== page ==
While these estimates may give you an idea of typical costs, bear in mind that due to the COVID-19 pandemic there has been a sharp spike in the cost of many renovation and construction projects. According to the Cordell Construction Cost Index released by CoreLogic, construction costs rose by more in the three months to September 2021 than they have at any time since late 2000 (after the introduction of the GST).
CoreLogic’s Research Director Tim Lawless said the rise in prices is because more people are building houses after a surge in dwelling approvals, which is being compounded by a severe shortage of materials due to supply chain disruption.
“For anyone who is looking to build or to renovate, or for someone who owns a business involved in the residential construction industry, it means they are all likely to be facing significantly higher costs,” he said.
The Housing Industry Association (HIA) also reports that it has been more difficult for builders to find skilled tradespeople. The lack of supply also puts upward pressure on prices.
What factors can impact the cost of restumping a house?
In addition to cost fluctuations caused by supply chain issues and other disruption due to the pandemic, the factors that may impact the end cost of a restumping job can include:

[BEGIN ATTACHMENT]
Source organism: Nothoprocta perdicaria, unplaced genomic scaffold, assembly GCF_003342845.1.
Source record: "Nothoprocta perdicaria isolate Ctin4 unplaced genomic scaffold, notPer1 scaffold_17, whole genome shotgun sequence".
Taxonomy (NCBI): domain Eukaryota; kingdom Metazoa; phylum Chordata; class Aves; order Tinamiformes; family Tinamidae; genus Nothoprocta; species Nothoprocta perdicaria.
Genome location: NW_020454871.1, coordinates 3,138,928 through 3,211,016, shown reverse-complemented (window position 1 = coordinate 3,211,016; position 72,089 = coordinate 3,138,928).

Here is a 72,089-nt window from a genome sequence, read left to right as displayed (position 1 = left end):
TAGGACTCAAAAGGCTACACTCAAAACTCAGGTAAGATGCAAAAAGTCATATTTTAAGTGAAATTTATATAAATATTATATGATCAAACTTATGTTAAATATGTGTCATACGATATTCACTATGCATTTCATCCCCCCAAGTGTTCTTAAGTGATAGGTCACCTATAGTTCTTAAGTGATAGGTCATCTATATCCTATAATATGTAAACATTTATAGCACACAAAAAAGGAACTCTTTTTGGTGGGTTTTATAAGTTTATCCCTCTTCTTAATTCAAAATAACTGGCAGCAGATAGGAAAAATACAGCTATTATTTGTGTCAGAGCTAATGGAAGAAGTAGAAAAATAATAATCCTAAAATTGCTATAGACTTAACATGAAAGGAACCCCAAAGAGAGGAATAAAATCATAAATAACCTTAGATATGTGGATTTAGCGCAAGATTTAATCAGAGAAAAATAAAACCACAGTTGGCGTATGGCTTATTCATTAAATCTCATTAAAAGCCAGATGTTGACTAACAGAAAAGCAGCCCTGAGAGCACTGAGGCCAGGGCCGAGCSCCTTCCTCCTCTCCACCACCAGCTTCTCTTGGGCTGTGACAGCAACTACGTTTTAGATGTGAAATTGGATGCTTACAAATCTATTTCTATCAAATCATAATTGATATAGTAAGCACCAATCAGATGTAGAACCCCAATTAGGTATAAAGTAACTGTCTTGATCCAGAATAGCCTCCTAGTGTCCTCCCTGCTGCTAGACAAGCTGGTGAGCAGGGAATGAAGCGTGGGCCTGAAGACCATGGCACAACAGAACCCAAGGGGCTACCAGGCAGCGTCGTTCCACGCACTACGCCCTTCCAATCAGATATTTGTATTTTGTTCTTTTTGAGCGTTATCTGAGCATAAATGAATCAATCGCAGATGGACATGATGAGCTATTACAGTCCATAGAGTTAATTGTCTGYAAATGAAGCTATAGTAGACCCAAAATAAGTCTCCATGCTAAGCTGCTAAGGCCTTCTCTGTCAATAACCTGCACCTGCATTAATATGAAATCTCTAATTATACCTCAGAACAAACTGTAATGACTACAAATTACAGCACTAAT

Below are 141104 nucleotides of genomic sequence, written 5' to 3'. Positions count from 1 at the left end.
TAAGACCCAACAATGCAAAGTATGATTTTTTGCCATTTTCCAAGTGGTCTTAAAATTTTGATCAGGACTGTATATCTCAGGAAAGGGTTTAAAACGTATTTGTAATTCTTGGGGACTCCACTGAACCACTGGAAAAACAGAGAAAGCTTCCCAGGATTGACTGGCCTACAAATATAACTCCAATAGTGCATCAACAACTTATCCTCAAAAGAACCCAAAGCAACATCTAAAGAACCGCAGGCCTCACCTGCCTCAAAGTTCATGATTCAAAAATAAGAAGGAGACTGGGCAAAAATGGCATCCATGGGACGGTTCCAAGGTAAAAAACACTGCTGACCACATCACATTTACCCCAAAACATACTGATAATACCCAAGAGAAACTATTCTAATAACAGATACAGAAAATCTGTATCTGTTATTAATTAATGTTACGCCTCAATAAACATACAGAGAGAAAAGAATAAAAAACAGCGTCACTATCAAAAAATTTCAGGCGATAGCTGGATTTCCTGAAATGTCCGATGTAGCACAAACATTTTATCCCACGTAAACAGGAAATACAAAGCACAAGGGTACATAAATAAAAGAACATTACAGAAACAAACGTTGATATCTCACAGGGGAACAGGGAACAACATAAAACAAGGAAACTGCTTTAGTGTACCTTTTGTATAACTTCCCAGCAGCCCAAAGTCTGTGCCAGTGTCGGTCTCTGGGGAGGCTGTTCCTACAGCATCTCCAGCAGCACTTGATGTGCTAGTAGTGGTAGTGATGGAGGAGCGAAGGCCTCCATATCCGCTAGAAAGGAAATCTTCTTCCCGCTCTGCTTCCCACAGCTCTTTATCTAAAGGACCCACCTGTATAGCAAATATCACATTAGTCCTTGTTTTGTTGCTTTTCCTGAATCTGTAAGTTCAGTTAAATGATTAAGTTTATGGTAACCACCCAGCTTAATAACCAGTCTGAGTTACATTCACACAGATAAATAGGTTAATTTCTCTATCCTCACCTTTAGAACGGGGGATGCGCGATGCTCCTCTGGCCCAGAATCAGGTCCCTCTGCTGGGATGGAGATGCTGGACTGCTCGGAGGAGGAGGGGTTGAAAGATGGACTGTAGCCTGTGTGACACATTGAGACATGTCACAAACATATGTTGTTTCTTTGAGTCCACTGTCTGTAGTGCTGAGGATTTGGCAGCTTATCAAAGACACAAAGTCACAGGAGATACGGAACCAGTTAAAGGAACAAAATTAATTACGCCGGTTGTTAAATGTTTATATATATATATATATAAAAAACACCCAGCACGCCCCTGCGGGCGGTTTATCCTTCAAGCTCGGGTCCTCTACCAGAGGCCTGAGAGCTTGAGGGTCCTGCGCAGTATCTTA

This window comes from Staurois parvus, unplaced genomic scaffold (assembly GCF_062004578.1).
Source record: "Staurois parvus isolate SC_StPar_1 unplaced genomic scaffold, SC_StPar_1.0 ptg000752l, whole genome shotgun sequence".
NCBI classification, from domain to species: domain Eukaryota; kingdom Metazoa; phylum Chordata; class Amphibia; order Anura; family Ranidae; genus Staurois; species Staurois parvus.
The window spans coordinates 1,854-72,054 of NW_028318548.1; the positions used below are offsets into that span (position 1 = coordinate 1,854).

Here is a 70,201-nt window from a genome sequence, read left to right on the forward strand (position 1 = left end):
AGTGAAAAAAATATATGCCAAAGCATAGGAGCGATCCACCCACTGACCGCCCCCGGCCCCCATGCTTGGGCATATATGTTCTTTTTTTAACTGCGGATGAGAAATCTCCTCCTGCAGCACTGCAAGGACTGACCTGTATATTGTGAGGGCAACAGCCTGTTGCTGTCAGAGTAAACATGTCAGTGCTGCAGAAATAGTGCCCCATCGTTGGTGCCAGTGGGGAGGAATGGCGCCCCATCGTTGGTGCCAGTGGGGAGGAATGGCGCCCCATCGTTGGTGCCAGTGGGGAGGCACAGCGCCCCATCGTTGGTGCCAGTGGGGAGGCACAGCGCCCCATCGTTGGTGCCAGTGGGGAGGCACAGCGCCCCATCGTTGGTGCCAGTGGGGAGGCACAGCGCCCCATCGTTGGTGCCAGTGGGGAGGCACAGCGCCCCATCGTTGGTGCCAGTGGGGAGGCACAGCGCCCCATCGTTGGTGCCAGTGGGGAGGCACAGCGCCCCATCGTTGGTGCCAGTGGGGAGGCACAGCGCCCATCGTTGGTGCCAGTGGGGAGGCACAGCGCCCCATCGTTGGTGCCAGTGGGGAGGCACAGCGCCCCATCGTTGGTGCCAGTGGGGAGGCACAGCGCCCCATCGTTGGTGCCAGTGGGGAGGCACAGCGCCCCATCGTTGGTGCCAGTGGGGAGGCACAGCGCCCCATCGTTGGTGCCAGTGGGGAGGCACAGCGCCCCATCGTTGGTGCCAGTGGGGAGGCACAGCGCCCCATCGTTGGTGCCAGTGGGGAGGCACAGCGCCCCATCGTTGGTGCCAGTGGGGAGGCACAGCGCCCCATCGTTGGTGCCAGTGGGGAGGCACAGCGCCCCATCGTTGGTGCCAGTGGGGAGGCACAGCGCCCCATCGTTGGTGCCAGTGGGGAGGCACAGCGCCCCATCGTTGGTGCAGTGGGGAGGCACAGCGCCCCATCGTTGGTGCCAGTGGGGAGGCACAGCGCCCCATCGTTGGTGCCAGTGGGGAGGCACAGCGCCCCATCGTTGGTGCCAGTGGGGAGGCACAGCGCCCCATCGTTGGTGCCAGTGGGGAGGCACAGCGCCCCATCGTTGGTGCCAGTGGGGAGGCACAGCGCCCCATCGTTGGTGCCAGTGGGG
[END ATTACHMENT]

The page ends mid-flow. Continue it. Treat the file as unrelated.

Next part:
- Number of stumps being replaced. Global Reblocking says that in Melbourne, for instance, the average price per stump is between $500 and $700.
- Stump material. Galvanised steel stumps are generally the most expensive option, according to Dion Seminara Architecture. However, these are low maintenance and will typically last for a long time. On the other hand, timber stumps are the cheapest option (cheaper than concrete stumps) but they usually won’t last as long.
- Space underneath your house. The lower your house is to the ground, the more difficult it could be for builders to access the stumps underneath it. According to house stump supplier LevelMaster, in some cases workers may need to excavate or lift the floor boards in order to restump the house, which can add to the costs involved.
- Soil condition. Poor soil conditions can also make the restumping process more expensive.
- Existing foundations. If the existing foundations can be reused, this may cut down on time and costs.